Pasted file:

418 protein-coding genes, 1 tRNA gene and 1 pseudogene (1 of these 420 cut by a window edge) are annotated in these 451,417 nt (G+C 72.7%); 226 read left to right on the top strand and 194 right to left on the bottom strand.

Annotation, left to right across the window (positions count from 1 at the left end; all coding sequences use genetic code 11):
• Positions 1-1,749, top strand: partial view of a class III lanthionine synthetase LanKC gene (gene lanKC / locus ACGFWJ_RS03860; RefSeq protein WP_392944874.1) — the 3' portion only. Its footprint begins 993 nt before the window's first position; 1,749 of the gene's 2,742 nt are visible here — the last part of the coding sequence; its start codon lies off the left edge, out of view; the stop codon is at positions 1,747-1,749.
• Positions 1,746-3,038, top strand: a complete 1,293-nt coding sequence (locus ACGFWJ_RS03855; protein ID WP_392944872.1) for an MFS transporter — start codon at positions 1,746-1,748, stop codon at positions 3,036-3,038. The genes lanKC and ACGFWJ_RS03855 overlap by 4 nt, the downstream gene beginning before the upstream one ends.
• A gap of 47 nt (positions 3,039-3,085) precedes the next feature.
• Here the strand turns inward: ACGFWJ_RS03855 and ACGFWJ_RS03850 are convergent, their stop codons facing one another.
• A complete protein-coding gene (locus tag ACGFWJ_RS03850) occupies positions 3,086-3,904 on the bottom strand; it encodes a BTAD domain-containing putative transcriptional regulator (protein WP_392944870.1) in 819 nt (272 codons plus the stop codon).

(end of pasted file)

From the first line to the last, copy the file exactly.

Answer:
418 protein-coding genes, 1 tRNA gene and 1 pseudogene (1 of these 420 cut by a window edge) are annotated in these 451,417 nt (G+C 72.7%); 226 read left to right on the top strand and 194 right to left on the bottom strand.

Annotation, left to right across the window (positions count from 1 at the left end; all coding sequences use genetic code 11):
• Positions 1-1,749, top strand: partial view of a class III lanthionine synthetase LanKC gene (gene lanKC / locus ACGFWJ_RS03860; RefSeq protein WP_392944874.1) — the 3' portion only. Its footprint begins 993 nt before the window's first position; 1,749 of the gene's 2,742 nt are visible here — the last part of the coding sequence; its start codon lies off the left edge, out of view; the stop codon is at positions 1,747-1,749.
• Positions 1,746-3,038, top strand: a complete 1,293-nt coding sequence (locus ACGFWJ_RS03855; protein ID WP_392944872.1) for an MFS transporter — start codon at positions 1,746-1,748, stop codon at positions 3,036-3,038. The genes lanKC and ACGFWJ_RS03855 overlap by 4 nt, the downstream gene beginning before the upstream one ends.
• A gap of 47 nt (positions 3,039-3,085) precedes the next feature.
• Here the strand turns inward: ACGFWJ_RS03855 and ACGFWJ_RS03850 are convergent, their stop codons facing one another.
• A complete protein-coding gene (locus tag ACGFWJ_RS03850) occupies positions 3,086-3,904 on the bottom strand; it encodes a BTAD domain-containing putative transcriptional regulator (protein WP_392944870.1) in 819 nt (272 codons plus the stop codon).